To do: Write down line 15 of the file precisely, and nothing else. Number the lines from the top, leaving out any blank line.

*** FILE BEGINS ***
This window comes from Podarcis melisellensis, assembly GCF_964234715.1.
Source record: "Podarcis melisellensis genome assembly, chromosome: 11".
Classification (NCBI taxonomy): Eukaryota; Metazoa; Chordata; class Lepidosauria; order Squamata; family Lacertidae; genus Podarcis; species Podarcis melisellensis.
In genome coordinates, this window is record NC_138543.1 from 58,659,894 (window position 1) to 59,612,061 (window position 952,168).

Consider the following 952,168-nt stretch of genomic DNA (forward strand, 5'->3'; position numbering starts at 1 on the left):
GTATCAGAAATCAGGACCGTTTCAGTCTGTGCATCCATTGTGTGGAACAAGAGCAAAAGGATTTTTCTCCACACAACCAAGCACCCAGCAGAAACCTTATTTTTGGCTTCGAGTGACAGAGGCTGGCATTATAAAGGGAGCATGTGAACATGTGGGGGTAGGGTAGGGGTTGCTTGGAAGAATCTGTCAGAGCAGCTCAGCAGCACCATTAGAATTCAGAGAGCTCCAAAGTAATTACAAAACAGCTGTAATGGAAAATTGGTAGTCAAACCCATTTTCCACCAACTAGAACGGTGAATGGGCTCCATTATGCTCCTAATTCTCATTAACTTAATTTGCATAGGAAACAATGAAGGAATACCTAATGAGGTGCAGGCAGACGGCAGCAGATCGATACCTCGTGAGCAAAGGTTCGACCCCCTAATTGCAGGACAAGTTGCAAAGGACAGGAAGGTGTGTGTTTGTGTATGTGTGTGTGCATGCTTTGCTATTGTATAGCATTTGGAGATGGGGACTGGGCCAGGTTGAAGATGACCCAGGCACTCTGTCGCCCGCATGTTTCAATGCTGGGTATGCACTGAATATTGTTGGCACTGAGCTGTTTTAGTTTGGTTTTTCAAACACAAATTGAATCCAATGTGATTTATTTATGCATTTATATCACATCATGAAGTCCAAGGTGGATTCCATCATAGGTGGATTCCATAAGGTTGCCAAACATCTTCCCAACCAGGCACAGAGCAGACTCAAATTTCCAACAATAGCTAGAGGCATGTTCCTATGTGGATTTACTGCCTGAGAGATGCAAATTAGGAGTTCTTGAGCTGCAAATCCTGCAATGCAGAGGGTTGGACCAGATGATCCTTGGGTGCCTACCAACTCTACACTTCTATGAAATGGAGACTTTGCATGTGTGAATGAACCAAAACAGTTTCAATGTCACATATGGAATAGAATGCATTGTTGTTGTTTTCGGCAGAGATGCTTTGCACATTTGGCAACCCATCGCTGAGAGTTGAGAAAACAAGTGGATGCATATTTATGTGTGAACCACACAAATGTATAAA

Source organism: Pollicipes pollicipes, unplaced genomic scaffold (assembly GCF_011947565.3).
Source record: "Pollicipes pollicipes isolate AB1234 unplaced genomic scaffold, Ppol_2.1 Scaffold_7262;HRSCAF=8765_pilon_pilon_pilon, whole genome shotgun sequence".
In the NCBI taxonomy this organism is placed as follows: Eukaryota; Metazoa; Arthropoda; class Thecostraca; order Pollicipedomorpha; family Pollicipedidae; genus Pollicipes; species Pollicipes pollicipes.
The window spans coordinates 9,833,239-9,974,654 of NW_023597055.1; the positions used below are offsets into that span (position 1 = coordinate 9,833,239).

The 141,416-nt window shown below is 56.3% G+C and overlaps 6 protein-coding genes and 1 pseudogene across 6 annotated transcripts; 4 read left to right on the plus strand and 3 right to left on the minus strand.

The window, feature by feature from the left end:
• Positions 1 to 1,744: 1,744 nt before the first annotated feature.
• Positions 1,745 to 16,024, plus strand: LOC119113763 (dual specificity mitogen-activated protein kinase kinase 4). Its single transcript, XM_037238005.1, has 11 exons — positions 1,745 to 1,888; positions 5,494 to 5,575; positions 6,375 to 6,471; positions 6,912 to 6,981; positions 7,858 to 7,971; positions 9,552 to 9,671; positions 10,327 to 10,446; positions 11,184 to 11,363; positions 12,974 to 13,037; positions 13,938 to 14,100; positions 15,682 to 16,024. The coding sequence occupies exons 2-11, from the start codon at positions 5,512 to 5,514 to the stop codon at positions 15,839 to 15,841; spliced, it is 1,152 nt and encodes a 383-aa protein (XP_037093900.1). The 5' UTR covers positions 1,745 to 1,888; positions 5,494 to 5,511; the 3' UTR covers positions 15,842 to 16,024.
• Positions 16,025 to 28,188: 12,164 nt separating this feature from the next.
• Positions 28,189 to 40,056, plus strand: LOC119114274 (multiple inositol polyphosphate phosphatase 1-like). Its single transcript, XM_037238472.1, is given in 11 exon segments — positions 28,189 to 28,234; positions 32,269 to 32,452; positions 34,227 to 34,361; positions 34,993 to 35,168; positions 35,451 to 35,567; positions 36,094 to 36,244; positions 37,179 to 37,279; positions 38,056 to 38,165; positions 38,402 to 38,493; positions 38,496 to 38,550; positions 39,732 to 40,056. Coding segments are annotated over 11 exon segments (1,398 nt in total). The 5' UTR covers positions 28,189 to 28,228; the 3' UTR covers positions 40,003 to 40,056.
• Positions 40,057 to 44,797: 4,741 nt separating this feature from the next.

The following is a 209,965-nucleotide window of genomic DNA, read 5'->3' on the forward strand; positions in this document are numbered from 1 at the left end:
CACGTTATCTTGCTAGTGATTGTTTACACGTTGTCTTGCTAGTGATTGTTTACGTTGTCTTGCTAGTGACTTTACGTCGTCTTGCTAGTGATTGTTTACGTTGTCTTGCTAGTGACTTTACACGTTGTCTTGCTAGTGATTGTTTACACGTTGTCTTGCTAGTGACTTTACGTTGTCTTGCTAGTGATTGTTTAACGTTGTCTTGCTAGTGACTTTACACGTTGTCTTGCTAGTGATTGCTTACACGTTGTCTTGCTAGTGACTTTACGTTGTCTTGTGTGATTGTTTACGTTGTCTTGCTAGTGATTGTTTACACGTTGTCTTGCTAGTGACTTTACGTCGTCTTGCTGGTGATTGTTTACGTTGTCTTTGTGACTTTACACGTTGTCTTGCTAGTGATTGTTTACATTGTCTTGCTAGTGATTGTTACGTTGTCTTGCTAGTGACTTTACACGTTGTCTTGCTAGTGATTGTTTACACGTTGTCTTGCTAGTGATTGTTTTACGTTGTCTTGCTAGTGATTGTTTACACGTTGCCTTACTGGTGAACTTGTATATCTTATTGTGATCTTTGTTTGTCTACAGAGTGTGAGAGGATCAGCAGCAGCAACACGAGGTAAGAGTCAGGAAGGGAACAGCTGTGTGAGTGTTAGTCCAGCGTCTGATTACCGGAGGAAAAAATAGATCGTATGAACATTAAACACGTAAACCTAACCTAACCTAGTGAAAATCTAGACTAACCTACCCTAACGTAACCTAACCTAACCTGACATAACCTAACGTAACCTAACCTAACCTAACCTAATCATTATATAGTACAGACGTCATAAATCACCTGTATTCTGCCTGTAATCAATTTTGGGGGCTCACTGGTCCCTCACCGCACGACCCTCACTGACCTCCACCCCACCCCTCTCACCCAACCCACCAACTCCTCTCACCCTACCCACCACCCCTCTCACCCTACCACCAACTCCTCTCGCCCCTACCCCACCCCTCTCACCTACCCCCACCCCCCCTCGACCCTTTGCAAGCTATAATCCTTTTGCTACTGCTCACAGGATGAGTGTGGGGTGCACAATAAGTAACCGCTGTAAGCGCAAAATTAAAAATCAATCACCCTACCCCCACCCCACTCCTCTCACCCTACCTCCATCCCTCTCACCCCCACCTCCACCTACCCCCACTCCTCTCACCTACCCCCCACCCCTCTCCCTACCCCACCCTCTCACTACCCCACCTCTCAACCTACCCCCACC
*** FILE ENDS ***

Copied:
• Positions 16,025 to 28,188: 12,164 nt separating this feature from the next.